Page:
N-Backing to Train Your Brain


You’ve probably heard of the “dual n-back game” or “n-back.” It has become a topic of much discussion in bodybuilding forums and on nootropic related message boards. Some are even questioning whether it can take the place of supplementation entirely.

Wikipedia defines n-back as a “continuous performance task that is commonly used as an assessment in cognitive neuroscience to measure part of working memory and working memory capacity.”

First developed by Wayne Kirchner in 1958, n-backing consists of a person being presented with a sequence of external stimuli. This can consist of pictures, words or verbal cues. The n-back test consists of the participant or test subject noting each time the current stimulus is a match to that of the “n” step that occurs at the initial stage of the sequencing.

Maybe you remember playing a “Concentration” as a kid. Your friend or family member would name something then you would have to name that thing and add another thing to the list. Your friend would then have to name both of those things and add a third on for you to remember and so on and so forth until, eventually, one of you would forget one of the items you had both listed.

The idea behind n-back is similar in many ways to that game. The central idea is essentially the same. So why has something so seemingly elementary caught on with the public as well as the scientific community?


One way that n-backing has become popular over the years is by virtue of the diverse methods by which one can n-back.


One n-back test that is very ubiquitous is the three-back test, an auditory experiment in which the subject reading the following letters in sequential order:


The experimenter must then point out when each letter is read in bold as those letters match up with letters read at the first of the three steps.

These are simple cognitive tests which can boost memory naturally and build muscle memory formulation. Which brings us to one of the most common varieties:


Dual-n-back or dual-task n-back is a version that was posited by Susanne Jaeggi in 2003 and picked up a lot of steam shortly thereafter. Basically, dual-n-back is a test where two separate sequences are presented at the same time, using disparate modalities of stimuli such as visual and verbal.


N-backing is said to produce fluid intelligence and significantly sharpen one’s mental faculties. There are a host of online resources for playing these “games” which can also include Corsi, a block-tapping exercise, and CWM (Complex Working Memory), a span task that is based on the model suggested by the research from “Expanding the mind’s Workspace” by Jason Chein and Alexandra B. Morrison.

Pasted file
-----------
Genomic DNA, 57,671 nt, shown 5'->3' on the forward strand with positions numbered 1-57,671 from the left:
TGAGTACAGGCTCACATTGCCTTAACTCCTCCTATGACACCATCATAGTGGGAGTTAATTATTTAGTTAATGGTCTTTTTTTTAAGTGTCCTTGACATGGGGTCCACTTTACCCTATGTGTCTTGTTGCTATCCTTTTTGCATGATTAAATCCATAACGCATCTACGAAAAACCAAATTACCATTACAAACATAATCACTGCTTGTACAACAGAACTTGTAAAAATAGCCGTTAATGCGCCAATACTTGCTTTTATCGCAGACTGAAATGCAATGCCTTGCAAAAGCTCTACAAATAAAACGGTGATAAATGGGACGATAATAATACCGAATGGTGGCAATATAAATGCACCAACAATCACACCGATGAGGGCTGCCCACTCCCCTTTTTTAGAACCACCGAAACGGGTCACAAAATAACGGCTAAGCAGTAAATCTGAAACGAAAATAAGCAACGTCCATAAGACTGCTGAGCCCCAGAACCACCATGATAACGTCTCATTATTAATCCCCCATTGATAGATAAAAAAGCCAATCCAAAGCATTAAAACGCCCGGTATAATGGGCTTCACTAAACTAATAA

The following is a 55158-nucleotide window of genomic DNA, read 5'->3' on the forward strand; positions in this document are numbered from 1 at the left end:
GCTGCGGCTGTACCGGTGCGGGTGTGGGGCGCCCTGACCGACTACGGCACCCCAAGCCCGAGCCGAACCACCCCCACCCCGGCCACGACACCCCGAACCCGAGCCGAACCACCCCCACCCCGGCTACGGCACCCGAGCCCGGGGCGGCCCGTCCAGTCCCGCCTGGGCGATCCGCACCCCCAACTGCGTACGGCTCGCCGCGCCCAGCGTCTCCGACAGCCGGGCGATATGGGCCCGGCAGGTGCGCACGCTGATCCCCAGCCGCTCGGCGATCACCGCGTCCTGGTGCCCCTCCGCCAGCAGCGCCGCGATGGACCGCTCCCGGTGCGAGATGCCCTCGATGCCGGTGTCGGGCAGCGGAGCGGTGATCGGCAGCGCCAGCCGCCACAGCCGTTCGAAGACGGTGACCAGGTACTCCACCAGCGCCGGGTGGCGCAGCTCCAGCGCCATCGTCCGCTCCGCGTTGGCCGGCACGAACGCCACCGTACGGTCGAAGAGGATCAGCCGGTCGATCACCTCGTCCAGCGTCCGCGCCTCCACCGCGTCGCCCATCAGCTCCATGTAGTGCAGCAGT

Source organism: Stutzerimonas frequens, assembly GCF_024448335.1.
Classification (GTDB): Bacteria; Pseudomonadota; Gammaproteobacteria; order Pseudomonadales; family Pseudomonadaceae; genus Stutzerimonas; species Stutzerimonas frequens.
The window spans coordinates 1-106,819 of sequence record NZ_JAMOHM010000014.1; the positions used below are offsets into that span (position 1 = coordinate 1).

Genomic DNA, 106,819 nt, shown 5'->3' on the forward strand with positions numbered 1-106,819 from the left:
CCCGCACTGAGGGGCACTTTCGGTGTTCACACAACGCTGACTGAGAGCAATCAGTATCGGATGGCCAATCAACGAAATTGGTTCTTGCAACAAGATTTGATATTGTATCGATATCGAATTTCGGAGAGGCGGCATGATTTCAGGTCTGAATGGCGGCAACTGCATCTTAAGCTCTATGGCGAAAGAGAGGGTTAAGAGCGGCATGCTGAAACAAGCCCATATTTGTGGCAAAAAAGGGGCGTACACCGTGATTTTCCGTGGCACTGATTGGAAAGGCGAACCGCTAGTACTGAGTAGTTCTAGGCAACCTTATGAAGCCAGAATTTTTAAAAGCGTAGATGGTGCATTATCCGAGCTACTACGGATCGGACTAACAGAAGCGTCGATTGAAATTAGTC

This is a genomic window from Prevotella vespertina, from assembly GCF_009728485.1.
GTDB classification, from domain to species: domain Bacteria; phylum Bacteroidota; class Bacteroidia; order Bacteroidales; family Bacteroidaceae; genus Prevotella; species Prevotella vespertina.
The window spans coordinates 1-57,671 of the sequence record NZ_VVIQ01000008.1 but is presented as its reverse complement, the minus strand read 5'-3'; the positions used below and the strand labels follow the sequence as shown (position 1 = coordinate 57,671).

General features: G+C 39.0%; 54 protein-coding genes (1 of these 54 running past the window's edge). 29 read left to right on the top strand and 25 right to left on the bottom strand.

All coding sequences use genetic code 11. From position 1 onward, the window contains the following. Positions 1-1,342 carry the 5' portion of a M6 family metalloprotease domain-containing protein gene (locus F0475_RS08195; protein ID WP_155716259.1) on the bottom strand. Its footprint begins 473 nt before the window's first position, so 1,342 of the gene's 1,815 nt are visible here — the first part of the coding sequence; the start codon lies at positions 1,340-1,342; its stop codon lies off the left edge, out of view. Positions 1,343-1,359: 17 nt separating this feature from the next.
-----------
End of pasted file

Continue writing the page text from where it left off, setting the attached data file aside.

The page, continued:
One website where users can start training in these areas is BrainScale.net, a site whose motto is, “Brain Scale makes you smarter.” Here users can track game stats and access their member forum.

Another site for n-back exercises is Brainworkshop.sourceforge.net. This is an admittedly amateurish-looking web page, but don’t let the design fool you. This is a freeware source for Arithmetic N-Back and others.

Brain Workshop provides a tutorial along with their download as well as links to relevant studies.


N-backing’s reputation on the Web is one that’s overwhelmingly positive. Some noted experts, such as the Association for Psychological Science, have attempted to debunk theories that n-backing can boost intelligence, others have espoused these techniques. Kelly Shen of Proceedings of the National Academy of Sciences of the United States of America noted “stable long-range interhemispheric coordination is supported by direct anatomical projections.”

Others at Proc Natl Acad Sciences have also suggested that natural stem cells have be improved in those afflicted with Alzheimer’s disease.

Some folks who are fed up with ineffective nootropic supplements are even questioning whether n-backing is a better alternative to supplementation with one user posting about its benefits on Longecity. There is a multitude of r/reddits dedicated to this subject with at least one that says dual-n-back is for everyone who wants to improve their minds.”

“DNB training has undoubtedly shown effects on capacity of focus and other executive functions,” said one Redditor, adding that it is beneficial to those with poor attention, poor mental energy and poor self-discipline. “Being able to focus for extended periods of time is pretty much integral to improvement in any discipline.”

This was in response to a wary poster who said, “Personally, after just 2 days of 20 sessions of Dual 2-back, I have noticed an improvement in my attention. But has anyone noticed improvements in their fluid intelligence?…It feels like pseudo-science, although experiments have shown that [fluid intelligence] to be possible.”

Regardless of whether or not n-backing can make you more technically intelligent, it is irrefutably advantageous to those who want to vastly boost their short-term memory and achieve superior attentiveness. In summation, n-backing may be a viable alternative for those who want the intense focus and recall of study drugs without the negative side effects.

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